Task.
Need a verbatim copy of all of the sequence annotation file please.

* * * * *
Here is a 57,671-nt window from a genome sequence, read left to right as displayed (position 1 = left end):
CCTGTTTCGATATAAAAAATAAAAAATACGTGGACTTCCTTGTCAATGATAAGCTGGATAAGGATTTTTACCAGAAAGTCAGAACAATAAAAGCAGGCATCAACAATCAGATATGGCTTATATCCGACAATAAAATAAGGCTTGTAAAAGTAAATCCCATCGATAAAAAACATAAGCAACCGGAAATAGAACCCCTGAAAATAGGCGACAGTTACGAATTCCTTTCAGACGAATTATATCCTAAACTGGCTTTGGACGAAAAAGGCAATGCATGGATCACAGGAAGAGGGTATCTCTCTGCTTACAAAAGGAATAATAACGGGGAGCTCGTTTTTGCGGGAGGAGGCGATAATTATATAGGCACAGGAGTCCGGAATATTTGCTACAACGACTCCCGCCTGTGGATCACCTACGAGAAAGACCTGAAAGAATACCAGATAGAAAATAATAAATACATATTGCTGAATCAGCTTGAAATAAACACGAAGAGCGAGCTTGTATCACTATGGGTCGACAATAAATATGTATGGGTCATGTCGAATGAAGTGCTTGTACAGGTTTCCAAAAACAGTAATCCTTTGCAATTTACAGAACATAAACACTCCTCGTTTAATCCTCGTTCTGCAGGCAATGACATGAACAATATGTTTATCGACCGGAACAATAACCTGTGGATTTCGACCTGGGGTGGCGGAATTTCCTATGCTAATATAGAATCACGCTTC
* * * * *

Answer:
Here is a 57,671-nt window from a genome sequence, read left to right as displayed (position 1 = left end):
CCTGTTTCGATATAAAAAATAAAAAATACGTGGACTTCCTTGTCAATGATAAGCTGGATAAGGATTTTTACCAGAAAGTCAGAACAATAAAAGCAGGCATCAACAATCAGATATGGCTTATATCCGACAATAAAATAAGGCTTGTAAAAGTAAATCCCATCGATAAAAAACATAAGCAACCGGAAATAGAACCCCTGAAAATAGGCGACAGTTACGAATTCCTTTCAGACGAATTATATCCTAAACTGGCTTTGGACGAAAAAGGCAATGCATGGATCACAGGAAGAGGGTATCTCTCTGCTTACAAAAGGAATAATAACGGGGAGCTCGTTTTTGCGGGAGGAGGCGATAATTATATAGGCACAGGAGTCCGGAATATTTGCTACAACGACTCCCGCCTGTGGATCACCTACGAGAAAGACCTGAAAGAATACCAGATAGAAAATAATAAATACATATTGCTGAATCAGCTTGAAATAAACACGAAGAGCGAGCTTGTATCACTATGGGTCGACAATAAATATGTATGGGTCATGTCGAATGAAGTGCTTGTACAGGTTTCCAAAAACAGTAATCCTTTGCAATTTACAGAACATAAACACTCCTCGTTTAATCCTCGTTCTGCAGGCAATGACATGAACAATATGTTTATCGACCGGAACAATAACCTGTGGATTTCGACCTGGGGTGGCGGAATTTCCTATGCTAATATAGAATCACGCTTC